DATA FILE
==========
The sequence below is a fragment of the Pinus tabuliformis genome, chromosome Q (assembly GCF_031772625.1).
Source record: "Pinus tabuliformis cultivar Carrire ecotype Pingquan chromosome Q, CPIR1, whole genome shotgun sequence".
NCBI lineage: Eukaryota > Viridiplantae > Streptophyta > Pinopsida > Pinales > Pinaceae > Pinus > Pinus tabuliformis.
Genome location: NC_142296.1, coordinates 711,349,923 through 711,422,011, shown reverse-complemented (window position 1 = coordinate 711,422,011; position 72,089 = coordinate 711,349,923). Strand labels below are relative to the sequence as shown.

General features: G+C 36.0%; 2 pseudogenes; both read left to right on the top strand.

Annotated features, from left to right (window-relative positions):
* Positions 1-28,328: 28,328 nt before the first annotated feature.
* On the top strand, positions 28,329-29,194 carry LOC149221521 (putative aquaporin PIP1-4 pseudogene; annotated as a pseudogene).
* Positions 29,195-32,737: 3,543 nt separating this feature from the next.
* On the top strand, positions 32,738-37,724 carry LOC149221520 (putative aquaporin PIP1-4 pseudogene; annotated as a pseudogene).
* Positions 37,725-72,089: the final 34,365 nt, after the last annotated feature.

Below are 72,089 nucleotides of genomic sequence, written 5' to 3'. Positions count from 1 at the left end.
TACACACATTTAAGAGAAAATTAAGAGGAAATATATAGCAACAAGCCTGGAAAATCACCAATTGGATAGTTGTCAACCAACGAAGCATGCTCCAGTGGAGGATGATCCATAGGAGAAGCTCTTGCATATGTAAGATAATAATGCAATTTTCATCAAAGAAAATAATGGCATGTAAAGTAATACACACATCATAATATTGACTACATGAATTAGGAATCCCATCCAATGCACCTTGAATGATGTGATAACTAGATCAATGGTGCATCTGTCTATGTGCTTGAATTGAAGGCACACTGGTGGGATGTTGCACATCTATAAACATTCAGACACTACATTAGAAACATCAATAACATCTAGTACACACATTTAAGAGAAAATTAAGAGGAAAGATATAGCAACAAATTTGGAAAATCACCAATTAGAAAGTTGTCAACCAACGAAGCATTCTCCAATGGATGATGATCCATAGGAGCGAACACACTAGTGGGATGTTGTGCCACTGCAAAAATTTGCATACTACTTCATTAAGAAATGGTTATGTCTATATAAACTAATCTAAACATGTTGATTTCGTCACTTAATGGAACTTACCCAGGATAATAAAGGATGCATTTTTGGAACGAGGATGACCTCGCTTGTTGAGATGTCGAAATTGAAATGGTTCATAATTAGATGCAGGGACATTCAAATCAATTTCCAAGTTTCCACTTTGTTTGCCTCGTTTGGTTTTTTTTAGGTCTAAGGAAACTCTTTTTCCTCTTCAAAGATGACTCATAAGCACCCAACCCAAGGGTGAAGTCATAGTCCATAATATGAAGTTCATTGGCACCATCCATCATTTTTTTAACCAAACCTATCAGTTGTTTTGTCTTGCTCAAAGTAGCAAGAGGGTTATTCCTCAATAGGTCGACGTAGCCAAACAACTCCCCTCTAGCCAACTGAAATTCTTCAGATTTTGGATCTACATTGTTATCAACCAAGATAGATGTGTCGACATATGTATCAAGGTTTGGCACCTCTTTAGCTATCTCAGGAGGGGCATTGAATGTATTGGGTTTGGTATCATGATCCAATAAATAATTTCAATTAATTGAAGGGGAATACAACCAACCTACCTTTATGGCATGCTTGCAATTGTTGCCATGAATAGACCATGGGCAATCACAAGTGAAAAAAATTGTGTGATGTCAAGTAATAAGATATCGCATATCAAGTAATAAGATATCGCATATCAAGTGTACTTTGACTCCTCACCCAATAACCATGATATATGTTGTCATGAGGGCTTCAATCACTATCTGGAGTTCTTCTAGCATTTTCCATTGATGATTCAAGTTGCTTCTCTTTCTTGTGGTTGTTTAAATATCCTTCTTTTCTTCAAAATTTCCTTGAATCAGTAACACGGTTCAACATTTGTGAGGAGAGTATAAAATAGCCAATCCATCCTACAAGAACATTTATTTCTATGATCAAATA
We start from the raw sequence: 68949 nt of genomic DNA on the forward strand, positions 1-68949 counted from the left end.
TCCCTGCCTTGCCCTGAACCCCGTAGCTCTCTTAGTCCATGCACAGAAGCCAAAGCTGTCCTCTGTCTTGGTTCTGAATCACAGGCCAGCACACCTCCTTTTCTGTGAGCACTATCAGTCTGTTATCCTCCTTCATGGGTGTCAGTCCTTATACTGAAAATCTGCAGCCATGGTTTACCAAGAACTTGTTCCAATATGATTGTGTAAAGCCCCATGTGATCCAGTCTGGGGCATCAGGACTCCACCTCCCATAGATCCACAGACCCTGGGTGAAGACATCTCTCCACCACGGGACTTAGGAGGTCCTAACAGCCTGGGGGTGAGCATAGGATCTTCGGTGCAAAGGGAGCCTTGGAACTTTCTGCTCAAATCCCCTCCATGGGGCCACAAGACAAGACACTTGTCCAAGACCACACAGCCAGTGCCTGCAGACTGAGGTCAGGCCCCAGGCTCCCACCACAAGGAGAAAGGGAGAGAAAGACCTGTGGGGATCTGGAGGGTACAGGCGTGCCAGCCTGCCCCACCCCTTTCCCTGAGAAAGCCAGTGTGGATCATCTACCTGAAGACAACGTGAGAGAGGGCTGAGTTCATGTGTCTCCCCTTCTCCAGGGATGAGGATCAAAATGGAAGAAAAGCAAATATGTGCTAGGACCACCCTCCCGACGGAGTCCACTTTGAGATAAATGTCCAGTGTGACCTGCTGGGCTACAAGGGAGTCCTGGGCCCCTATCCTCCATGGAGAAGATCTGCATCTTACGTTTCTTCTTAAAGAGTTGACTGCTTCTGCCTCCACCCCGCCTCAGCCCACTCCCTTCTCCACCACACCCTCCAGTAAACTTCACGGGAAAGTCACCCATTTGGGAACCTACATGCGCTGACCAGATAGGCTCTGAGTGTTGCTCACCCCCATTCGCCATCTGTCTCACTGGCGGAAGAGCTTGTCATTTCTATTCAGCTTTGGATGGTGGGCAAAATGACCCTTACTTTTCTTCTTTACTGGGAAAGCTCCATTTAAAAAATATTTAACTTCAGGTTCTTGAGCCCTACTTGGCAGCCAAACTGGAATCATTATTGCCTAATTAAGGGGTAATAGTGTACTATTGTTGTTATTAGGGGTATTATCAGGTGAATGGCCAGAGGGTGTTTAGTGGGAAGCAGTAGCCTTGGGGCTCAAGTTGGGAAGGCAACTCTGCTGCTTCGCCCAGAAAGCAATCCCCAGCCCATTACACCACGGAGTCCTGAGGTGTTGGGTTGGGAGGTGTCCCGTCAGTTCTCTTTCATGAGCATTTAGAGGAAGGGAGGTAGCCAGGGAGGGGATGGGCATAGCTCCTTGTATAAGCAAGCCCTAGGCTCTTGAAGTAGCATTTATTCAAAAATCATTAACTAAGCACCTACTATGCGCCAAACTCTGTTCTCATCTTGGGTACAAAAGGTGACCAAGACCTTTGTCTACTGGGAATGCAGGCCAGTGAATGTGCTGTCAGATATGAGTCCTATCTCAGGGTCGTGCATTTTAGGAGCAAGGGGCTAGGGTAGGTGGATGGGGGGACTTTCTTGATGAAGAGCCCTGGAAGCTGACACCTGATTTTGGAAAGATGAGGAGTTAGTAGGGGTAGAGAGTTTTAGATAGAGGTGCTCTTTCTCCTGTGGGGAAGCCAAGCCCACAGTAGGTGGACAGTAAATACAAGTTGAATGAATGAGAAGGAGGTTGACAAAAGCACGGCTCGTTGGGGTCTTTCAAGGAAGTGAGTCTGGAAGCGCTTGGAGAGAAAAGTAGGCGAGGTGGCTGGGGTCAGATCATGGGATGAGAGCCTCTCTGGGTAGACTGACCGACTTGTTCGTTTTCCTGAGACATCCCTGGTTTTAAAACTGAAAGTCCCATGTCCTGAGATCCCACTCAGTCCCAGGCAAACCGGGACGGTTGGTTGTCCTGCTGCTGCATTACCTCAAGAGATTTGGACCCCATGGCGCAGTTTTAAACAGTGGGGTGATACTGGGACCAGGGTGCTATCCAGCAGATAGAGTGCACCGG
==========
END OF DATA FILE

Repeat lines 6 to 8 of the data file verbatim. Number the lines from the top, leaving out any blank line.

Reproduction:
Annotated features, from left to right (window-relative positions):
* Positions 1-28,328: 28,328 nt before the first annotated feature.
* On the top strand, positions 28,329-29,194 carry LOC149221521 (putative aquaporin PIP1-4 pseudogene; annotated as a pseudogene).